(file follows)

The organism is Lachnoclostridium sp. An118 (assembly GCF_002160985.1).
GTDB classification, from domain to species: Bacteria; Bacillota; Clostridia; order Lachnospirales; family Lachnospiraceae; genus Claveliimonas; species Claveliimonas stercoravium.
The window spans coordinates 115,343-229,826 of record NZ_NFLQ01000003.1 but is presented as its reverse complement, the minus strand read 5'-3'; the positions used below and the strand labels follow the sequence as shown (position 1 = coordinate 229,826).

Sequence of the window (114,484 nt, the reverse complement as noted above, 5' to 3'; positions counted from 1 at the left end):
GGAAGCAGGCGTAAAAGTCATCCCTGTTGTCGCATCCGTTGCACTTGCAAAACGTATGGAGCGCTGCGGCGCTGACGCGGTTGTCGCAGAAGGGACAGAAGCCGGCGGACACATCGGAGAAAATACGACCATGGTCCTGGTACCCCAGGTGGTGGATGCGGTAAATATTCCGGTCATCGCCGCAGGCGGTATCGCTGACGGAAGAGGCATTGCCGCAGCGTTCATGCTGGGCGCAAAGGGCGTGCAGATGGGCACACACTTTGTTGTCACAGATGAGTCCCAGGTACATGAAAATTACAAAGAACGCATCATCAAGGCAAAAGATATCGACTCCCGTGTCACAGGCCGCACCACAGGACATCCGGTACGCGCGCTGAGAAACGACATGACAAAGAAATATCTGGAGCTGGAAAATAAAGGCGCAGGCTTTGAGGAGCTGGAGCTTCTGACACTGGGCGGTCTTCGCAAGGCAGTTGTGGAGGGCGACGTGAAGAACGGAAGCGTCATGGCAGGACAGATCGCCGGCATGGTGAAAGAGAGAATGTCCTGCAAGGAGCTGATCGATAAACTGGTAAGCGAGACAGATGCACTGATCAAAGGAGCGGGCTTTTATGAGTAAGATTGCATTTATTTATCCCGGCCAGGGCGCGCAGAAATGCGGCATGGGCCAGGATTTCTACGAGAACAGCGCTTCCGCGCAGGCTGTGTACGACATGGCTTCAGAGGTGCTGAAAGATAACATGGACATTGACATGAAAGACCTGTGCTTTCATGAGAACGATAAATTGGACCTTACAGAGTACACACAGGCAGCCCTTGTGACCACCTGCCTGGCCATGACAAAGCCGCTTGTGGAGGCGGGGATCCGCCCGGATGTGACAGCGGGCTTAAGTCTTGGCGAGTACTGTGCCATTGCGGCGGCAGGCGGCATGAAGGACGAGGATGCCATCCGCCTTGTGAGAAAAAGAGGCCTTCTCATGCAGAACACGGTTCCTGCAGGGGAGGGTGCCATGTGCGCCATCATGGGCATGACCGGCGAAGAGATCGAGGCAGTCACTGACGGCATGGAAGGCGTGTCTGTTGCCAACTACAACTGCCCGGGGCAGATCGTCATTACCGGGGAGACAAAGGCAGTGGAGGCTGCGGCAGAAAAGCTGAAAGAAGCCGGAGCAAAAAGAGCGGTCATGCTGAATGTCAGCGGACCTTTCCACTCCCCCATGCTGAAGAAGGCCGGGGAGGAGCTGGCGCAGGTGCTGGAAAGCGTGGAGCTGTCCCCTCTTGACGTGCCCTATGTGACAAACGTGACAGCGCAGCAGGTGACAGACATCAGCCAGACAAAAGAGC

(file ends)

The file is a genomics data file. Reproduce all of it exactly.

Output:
The organism is Lachnoclostridium sp. An118 (assembly GCF_002160985.1).
GTDB classification, from domain to species: Bacteria; Bacillota; Clostridia; order Lachnospirales; family Lachnospiraceae; genus Claveliimonas; species Claveliimonas stercoravium.
The window spans coordinates 115,343-229,826 of record NZ_NFLQ01000003.1 but is presented as its reverse complement, the minus strand read 5'-3'; the positions used below and the strand labels follow the sequence as shown (position 1 = coordinate 229,826).

Sequence of the window (114,484 nt, the reverse complement as noted above, 5' to 3'; positions counted from 1 at the left end):
GGAAGCAGGCGTAAAAGTCATCCCTGTTGTCGCATCCGTTGCACTTGCAAAACGTATGGAGCGCTGCGGCGCTGACGCGGTTGTCGCAGAAGGGACAGAAGCCGGCGGACACATCGGAGAAAATACGACCATGGTCCTGGTACCCCAGGTGGTGGATGCGGTAAATATTCCGGTCATCGCCGCAGGCGGTATCGCTGACGGAAGAGGCATTGCCGCAGCGTTCATGCTGGGCGCAAAGGGCGTGCAGATGGGCACACACTTTGTTGTCACAGATGAGTCCCAGGTACATGAAAATTACAAAGAACGCATCATCAAGGCAAAAGATATCGACTCCCGTGTCACAGGCCGCACCACAGGACATCCGGTACGCGCGCTGAGAAACGACATGACAAAGAAATATCTGGAGCTGGAAAATAAAGGCGCAGGCTTTGAGGAGCTGGAGCTTCTGACACTGGGCGGTCTTCGCAAGGCAGTTGTGGAGGGCGACGTGAAGAACGGAAGCGTCATGGCAGGACAGATCGCCGGCATGGTGAAAGAGAGAATGTCCTGCAAGGAGCTGATCGATAAACTGGTAAGCGAGACAGATGCACTGATCAAAGGAGCGGGCTTTTATGAGTAAGATTGCATTTATTTATCCCGGCCAGGGCGCGCAGAAATGCGGCATGGGCCAGGATTTCTACGAGAACAGCGCTTCCGCGCAGGCTGTGTACGACATGGCTTCAGAGGTGCTGAAAGATAACATGGACATTGACATGAAAGACCTGTGCTTTCATGAGAACGATAAATTGGACCTTACAGAGTACACACAGGCAGCCCTTGTGACCACCTGCCTGGCCATGACAAAGCCGCTTGTGGAGGCGGGGATCCGCCCGGATGTGACAGCGGGCTTAAGTCTTGGCGAGTACTGTGCCATTGCGGCGGCAGGCGGCATGAAGGACGAGGATGCCATCCGCCTTGTGAGAAAAAGAGGCCTTCTCATGCAGAACACGGTTCCTGCAGGGGAGGGTGCCATGTGCGCCATCATGGGCATGACCGGCGAAGAGATCGAGGCAGTCACTGACGGCATGGAAGGCGTGTCTGTTGCCAACTACAACTGCCCGGGGCAGATCGTCATTACCGGGGAGACAAAGGCAGTGGAGGCTGCGGCAGAAAAGCTGAAAGAAGCCGGAGCAAAAAGAGCGGTCATGCTGAATGTCAGCGGACCTTTCCACTCCCCCATGCTGAAGAAGGCCGGGGAGGAGCTGGCGCAGGTGCTGGAAAGCGTGGAGCTGTCCCCTCTTGACGTGCCCTATGTGACAAACGTGACAGCGCAGCAGGTGACAGACATCAGCCAGACAAAAGAGC